Air compressors to power pneumatic tools
Work fast without burning fossil fuels.
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As small DIY projects turn into larger and longer ones, keeping battery-powered tools charged and shooting nails with less-than-optimal punch might not cut it anymore. Fortunately, air compressors for powering pneumatic tools don’t have to be giant behemoths that take over your garage. These four models will help you work faster and smarter, without turning your home into a machine shop.
This pancake air compressor holds six gallons of air and weighs just 30 pounds, so you can easily bring it along as you work in different parts of your house. You’ll get a maximum air pressure of 150PSI, which is sufficient for most DIY power tools. This model comes with 13 accessories including a blowgun for cleaning your workspace as well as a tire chuck and gauge you can use with your vehicle. If you’ve got a friend helping you with your projects, this machine can power two finish nail guns at once.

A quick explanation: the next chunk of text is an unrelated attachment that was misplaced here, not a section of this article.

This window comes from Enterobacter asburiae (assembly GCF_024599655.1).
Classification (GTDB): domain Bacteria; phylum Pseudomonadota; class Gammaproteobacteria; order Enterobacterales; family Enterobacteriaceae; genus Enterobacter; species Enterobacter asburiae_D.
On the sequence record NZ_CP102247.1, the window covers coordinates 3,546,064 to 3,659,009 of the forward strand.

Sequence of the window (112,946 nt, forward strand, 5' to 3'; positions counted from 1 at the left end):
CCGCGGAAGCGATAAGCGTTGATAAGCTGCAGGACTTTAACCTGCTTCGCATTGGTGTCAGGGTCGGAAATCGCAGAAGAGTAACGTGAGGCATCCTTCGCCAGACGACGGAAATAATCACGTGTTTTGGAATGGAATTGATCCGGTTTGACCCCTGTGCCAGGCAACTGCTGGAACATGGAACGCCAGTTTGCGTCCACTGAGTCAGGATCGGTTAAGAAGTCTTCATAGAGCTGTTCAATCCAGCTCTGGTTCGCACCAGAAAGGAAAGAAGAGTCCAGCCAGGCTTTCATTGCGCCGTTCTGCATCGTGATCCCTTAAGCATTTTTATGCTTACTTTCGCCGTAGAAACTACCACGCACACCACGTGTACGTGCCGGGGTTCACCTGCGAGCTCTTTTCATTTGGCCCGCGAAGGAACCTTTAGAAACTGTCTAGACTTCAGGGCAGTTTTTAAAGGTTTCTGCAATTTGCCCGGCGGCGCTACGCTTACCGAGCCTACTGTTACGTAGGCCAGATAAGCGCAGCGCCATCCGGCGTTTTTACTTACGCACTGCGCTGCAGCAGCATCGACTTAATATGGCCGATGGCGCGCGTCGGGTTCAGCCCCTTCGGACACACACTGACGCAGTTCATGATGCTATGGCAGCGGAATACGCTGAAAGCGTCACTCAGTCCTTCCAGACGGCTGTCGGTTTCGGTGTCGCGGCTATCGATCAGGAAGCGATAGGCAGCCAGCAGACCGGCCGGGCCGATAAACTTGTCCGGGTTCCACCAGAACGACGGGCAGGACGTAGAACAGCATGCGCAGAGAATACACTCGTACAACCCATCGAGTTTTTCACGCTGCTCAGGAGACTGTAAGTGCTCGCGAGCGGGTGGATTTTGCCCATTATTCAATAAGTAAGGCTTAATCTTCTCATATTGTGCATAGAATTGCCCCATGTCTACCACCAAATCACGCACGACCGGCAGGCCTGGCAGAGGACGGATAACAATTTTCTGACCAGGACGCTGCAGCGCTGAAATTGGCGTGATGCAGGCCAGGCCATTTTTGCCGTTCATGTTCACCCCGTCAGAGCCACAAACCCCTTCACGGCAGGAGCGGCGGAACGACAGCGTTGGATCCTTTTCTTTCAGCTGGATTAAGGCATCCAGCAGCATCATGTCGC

If you’re wondering how this small air compressor compares to the Craftsman, they are actually very similar (minus a few extra accessories with the Craftsman), and your choice might come down to your brand preference if you already have pneumatic tools. The DeWalt has a slightly higher maximum PSI of 200 (vs. 150), but for average use with tool at 90PSI both have an identical SCFM (standard cubic feet per minute), which gives you a reasonable amount of work time before the compressor needs to quickly recover. Both have oil-free pumps for simple tool maintenance, support two users, and weigh about 36 pounds.
Air compressors can be noisy, with the Craftsman and Dewalt pancake compressors hovering around 75 decibels (like running a noisy vacuum cleaner). This model is only 60 decibels, which allows you to enjoy a quieter work environment. The motor is rated one HP (horsepower) and can run at a peak of two HP with an eight-gallon capacity. It weighs a little more at 37.5 pounds, but it has wheels to help you maneuver it out of the garage and up and down stairs.
If you use power tools frequently enough to consider an air compressor but really loathe the idea of one more thing to cart around with you, this option weighs only 20 pounds. There are some tradeoffs, like a less powerful motor and smaller one-gallon capacity, which means you’ll get significantly less work time before the compressor needs to recover. However, if your household also wants to take advantage of the compressor to inflate bicycle tires or run an airbrush for painting, its portability can’t be beat.